The hydrogen breath test may be of particular importance in the diagnosis of sucrose malabsorption secondary to sucrase-isomaltase deficiency. This disorder causes a spectrum of disease from severe diarrhea in infancy to intermittent diarrhea, cramps, and increased flatulence in the older child. It is generally considered to be a rare disorder; however, the heterozygote frequency is thought to be higher—about 2%. Because there is such a wide spectrum of presentations, sucrase-isomaltase deficiency may be misdiagnosed as toddler’s diarrhea or irritable bowel syndrome. Sucrose is not a reducing sugar and so in these patients, the fecal reducing substance test will often be normal. When the diagnosis is suspected, a breath hydrogen test after an oral sucrose load will suggest the diagnosis. The diagnosis is confirmed by abnormal sucrase-isomaltase activity on disaccharidase analysis from a small intestine biopsy.
In a child with failure to thrive and protracted diarrhea, it is important to rule out cystic fibrosis (CF). Today, there is widespread newborn screening operational in Western countries, which depends on high values of immunoreactive trypsinogen (IRT) in the blood of infants. In most states, a positive newborn screen is followed by either a repeat IRT measurement or DNA testing to identify known CFTR gene mutations. Either of these strategies provides about 90% to 95% sensitivity. However, these are screening programs only and the diagnosis of CF requires direct diagnostic testing. Sweat chloride testing remains the gold standard for the diagnosis of CF. In newborns, collecting adequate sweat for analysis can be challenging, and so sweat testing should only be performed at Cystic Fibrosis Foundation–certified laboratories. In infants who have intermediate sweat chloride testing results, analysis for CFTR gene mutation can be performed or a sweat chloride test can be repeated at 2 to 6 months of age.
Endoscopy and Histologic Sampling
A stepwise approach, as described here, has been shown to reduce the need for invasive procedures in pediatric patients who present with protracted diarrhea. However, endoscopy with biopsy may be required when less invasive, routine studies do not suggest a diagnosis or an inflammatory condition or congenital diarrheal disorder is suggested. Endoscopy with biopsy remains the cornerstone for diagnosis of diseases that require confirmation with a tissue sample such as in Crohn’s disease, ulcerative colitis, celiac disease, graft-versus-host disease (GVHD), microvillous inclusion disease, and tufting enteropathy. Upper endoscopy is indicated in the patient with protracted diarrhea who has weight loss, signs/symptoms of malabsorption or vitamin deficiencies, high inflammatory markers, or positive celiac serology. In some disorders, biopsy findings may provide a specific diagnosis such as in certain infections (e.g., Giardia ), common variable immunodeficiency, and GVHD. In other disorders, biopsy findings are supportive or suggestive. There have been reports of celiac disease with patchy villous atrophy, and so it is recommended to obtain multiple duodenal biopsies from different sites including at least one biopsy from the duodenal bulb. Regardless of the suspected diagnosis, multiple and adequate-sized biopsies should be obtained. In addition to routine histology, a sample can be obtained for disaccharidase analysis. In cases of a suspected congenital diarrheal disorder, additional biopsies should be processed for electron microscopy. It is also important to mention that during upper endoscopy, a duodenal aspirate can be obtained, if indicated, for culture. Duodenal aspirate is currently the “gold standard” diagnostic test for small bowel bacterial overgrowth. Ileocolonoscopy is also a tool available to pediatric gastroenterologists and it may be particularly helpful for patients who present with watery or inflammatory/bloody diarrhea. Biopsies from the terminal ileum, left colon, and right colon should be obtained. Ileocolonoscopy is the gold standard for the diagnosis of IBD.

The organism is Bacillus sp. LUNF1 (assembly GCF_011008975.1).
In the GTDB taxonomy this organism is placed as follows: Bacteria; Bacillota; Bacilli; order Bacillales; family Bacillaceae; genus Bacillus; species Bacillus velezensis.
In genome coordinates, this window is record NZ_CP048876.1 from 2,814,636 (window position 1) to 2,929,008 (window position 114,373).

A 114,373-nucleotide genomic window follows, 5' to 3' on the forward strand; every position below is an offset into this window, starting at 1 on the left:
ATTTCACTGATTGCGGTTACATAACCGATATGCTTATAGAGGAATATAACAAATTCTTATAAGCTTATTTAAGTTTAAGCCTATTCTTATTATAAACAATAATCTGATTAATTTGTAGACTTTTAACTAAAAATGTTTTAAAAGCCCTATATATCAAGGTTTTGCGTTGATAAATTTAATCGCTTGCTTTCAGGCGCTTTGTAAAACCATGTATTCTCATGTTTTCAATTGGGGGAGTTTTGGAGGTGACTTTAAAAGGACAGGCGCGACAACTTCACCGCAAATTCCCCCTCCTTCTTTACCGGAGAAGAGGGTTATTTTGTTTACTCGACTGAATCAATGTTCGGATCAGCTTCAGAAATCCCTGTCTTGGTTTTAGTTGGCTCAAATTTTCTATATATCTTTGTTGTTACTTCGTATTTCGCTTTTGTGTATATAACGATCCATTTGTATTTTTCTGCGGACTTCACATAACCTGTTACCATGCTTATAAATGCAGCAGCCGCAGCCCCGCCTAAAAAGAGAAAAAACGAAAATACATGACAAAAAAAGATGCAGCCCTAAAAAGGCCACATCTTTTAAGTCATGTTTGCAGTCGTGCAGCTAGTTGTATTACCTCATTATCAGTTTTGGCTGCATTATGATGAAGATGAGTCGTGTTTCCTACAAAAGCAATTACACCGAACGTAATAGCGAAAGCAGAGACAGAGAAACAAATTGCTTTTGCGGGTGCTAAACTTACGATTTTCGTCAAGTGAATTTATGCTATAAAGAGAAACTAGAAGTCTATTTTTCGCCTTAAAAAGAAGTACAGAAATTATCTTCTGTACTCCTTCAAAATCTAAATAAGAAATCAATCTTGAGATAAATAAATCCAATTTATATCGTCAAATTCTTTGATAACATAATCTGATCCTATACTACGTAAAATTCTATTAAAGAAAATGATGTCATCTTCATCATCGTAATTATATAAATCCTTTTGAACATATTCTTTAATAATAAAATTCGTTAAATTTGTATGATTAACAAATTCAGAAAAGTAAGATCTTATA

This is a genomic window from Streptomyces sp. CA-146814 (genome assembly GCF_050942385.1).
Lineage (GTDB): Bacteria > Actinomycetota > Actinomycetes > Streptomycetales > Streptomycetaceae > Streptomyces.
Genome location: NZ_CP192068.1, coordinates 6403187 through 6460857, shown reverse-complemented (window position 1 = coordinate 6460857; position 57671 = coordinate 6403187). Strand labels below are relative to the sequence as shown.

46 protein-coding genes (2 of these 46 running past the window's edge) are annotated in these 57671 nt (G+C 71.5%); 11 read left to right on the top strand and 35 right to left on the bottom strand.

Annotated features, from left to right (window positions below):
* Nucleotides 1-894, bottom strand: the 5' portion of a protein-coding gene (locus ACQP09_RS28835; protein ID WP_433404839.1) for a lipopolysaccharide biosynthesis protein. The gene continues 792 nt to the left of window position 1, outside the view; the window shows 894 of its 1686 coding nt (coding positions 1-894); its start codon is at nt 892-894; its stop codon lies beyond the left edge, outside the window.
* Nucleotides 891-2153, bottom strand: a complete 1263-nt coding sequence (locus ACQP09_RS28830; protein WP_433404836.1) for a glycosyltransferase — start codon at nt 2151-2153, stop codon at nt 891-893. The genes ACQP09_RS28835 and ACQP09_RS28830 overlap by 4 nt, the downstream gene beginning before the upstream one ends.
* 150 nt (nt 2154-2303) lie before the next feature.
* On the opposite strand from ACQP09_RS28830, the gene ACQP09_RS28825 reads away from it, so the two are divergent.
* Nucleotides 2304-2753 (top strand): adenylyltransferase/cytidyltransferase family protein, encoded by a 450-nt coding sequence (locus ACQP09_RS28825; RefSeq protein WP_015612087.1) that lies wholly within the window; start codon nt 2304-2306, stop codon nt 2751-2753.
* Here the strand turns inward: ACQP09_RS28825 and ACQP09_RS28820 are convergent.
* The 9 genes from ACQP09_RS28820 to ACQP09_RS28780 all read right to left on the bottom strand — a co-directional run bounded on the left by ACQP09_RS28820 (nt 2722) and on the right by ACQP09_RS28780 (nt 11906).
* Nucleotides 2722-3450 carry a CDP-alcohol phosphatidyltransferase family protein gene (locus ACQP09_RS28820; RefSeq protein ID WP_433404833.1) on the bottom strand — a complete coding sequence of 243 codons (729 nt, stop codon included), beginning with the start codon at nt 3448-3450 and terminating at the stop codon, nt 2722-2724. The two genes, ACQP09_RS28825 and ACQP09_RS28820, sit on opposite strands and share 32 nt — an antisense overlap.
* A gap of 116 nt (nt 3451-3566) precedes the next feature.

Most chronic diarrhea caused by small bowel pathology can be diagnosed using standard upper endoscopy. However, with the advent of wireless capsule endoscopy, it is now possible to examine the small bowel in its entirety. The downside to capsule endoscopy is that biopsies cannot be obtained. However, it may still be a useful tool in patients with small bowel Crohn’s disease. When small bowel tissue located beyond the reach of the upper endoscope is required, push enteroscopy or balloon-assisted enteroscopy can be considered. These modalities are becoming more commonly available in pediatric centers.